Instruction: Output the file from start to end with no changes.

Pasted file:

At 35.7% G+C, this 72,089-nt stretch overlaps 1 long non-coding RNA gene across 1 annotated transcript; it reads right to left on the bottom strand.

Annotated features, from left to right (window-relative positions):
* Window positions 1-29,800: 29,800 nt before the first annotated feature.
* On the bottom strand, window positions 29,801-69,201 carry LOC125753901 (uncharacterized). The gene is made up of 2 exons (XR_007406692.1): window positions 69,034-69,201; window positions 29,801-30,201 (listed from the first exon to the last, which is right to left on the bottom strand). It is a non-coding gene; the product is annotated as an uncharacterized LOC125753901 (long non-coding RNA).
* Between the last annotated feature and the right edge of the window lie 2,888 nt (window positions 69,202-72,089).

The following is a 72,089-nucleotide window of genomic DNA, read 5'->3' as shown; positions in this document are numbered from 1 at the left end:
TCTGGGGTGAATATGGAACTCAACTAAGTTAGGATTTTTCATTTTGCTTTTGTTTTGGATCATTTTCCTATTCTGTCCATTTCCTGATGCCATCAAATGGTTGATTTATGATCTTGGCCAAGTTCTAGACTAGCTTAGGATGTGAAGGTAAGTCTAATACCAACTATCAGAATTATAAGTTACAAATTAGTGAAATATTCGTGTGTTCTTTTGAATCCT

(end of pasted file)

At 35.7% G+C, this 72,089-nt stretch overlaps 1 long non-coding RNA gene across 1 annotated transcript; it reads right to left on the bottom strand.

Annotated features, from left to right (window-relative positions):
* Window positions 1-29,800: 29,800 nt before the first annotated feature.
* On the bottom strand, window positions 29,801-69,201 carry LOC125753901 (uncharacterized). The gene is made up of 2 exons (XR_007406692.1): window positions 69,034-69,201; window positions 29,801-30,201 (listed from the first exon to the last, which is right to left on the bottom strand). It is a non-coding gene; the product is annotated as an uncharacterized LOC125753901 (long non-coding RNA).
* Between the last annotated feature and the right edge of the window lie 2,888 nt (window positions 69,202-72,089).

The following is a 72,089-nucleotide window of genomic DNA, read 5'->3' as shown; positions in this document are numbered from 1 at the left end:
TCTGGGGTGAATATGGAACTCAACTAAGTTAGGATTTTTCATTTTGCTTTTGTTTTGGATCATTTTCCTATTCTGTCCATTTCCTGATGCCATCAAATGGTTGATTTATGATCTTGGCCAAGTTCTAGACTAGCTTAGGATGTGAAGGTAAGTCTAATACCAACTATCAGAATTATAAGTTACAAATTAGTGAAATATTCGTGTGTTCTTTTGAATCCT